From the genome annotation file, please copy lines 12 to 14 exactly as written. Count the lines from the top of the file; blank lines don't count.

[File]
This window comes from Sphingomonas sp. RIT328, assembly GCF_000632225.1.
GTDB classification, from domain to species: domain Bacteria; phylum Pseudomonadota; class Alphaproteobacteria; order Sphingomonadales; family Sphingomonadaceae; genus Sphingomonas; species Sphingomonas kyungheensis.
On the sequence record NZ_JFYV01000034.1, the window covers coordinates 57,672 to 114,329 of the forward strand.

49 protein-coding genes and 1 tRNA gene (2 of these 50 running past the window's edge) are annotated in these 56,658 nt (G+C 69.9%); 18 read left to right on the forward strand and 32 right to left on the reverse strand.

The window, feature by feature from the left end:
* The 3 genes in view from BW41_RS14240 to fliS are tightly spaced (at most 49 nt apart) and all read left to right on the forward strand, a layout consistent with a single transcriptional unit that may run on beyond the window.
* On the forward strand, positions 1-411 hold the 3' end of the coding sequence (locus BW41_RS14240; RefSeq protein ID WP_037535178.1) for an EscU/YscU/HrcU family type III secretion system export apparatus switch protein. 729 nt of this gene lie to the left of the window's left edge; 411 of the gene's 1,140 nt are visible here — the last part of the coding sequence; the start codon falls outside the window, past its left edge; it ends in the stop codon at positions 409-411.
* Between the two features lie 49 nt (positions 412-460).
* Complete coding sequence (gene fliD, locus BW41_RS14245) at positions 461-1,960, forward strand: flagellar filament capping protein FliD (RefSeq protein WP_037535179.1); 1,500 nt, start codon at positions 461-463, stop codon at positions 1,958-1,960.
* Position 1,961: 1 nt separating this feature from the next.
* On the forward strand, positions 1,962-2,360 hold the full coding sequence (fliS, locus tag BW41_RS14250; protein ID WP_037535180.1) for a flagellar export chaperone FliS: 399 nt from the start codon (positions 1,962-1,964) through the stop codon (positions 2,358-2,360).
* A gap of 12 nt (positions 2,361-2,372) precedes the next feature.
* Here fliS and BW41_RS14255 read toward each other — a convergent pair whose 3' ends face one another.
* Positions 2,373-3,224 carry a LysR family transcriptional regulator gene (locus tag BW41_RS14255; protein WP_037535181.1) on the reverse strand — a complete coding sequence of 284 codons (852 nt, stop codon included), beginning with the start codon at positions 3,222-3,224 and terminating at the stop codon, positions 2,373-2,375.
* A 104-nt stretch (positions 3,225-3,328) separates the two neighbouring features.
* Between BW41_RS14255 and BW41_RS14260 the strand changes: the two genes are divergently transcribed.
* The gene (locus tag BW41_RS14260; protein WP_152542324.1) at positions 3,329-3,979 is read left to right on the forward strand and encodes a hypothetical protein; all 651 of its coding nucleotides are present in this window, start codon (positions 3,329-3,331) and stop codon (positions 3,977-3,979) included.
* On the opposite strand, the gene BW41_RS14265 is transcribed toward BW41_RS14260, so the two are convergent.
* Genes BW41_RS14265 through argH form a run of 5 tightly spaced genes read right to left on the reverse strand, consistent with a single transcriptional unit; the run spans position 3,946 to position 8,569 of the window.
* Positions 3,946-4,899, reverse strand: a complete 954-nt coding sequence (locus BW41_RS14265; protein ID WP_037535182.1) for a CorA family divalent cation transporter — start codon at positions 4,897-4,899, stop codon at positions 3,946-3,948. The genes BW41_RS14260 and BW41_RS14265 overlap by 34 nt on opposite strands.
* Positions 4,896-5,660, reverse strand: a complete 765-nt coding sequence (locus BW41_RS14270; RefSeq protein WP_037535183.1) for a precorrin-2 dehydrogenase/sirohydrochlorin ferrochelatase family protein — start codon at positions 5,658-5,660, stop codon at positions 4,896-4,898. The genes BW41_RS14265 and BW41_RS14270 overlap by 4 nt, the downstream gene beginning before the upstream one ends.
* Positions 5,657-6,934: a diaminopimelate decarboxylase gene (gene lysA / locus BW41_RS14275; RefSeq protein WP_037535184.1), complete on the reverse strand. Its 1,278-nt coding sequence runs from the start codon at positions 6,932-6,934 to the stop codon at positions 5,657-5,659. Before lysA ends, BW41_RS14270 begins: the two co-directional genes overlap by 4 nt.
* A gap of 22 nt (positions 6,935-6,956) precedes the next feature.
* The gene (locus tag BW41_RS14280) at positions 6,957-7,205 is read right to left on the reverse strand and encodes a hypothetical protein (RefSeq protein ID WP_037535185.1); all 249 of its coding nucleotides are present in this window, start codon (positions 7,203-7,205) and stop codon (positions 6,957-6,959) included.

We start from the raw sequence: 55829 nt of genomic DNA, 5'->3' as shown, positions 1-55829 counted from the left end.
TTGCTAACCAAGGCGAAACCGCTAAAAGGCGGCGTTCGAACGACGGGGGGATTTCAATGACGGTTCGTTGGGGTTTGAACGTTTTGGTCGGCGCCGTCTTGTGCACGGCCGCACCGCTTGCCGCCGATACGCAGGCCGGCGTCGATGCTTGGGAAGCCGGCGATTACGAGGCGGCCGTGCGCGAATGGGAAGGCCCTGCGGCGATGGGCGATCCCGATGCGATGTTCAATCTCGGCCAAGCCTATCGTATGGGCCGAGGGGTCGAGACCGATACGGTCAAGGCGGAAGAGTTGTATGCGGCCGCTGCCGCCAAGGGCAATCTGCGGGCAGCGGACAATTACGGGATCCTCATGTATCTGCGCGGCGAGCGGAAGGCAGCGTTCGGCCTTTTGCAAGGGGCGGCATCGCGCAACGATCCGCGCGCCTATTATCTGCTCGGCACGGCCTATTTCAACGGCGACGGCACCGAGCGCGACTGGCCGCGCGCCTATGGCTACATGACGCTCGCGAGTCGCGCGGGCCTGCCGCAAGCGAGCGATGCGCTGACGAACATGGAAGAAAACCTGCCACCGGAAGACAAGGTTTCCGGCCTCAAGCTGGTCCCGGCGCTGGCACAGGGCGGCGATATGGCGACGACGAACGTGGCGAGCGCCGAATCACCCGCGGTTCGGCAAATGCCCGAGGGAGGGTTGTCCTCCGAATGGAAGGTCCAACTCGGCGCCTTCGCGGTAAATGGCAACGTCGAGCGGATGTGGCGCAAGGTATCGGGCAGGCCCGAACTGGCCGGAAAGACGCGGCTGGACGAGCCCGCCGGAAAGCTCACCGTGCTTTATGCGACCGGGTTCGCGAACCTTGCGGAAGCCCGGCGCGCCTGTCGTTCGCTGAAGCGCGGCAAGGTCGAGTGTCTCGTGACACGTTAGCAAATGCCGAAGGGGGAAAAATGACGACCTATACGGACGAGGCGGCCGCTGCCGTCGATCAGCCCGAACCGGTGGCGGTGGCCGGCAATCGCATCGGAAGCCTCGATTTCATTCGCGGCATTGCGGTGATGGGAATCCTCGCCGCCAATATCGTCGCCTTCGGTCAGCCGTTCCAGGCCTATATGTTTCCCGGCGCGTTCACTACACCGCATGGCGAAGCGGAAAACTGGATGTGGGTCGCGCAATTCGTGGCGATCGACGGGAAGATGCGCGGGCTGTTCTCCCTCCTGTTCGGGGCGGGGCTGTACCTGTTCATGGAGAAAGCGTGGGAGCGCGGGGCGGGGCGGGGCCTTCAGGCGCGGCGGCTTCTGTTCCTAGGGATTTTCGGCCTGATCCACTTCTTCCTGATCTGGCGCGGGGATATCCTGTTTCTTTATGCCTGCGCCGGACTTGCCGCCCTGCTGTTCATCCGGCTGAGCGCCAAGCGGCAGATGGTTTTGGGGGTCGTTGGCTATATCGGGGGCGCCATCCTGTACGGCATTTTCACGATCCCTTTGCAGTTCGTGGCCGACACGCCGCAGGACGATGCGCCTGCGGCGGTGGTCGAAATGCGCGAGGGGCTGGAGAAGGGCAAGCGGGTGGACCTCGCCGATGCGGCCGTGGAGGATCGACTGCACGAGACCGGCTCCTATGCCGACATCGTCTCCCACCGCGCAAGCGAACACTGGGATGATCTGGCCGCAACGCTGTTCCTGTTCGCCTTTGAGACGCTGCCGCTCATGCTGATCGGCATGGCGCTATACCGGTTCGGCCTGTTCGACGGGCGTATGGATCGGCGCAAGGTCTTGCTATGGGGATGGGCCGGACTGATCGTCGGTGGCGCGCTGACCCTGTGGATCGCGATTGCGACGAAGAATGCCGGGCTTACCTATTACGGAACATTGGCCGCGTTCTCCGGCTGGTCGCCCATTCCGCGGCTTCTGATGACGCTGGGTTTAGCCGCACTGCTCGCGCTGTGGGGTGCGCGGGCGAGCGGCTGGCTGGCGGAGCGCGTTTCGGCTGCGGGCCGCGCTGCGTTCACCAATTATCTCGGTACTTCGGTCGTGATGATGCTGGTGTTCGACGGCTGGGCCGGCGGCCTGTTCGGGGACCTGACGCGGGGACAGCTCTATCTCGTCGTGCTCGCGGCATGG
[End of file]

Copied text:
* A gap of 12 nt (positions 2,361-2,372) precedes the next feature.
* Here fliS and BW41_RS14255 read toward each other — a convergent pair whose 3' ends face one another.
* Positions 2,373-3,224 carry a LysR family transcriptional regulator gene (locus tag BW41_RS14255; protein WP_037535181.1) on the reverse strand — a complete coding sequence of 284 codons (852 nt, stop codon included), beginning with the start codon at positions 3,222-3,224 and terminating at the stop codon, positions 2,373-2,375.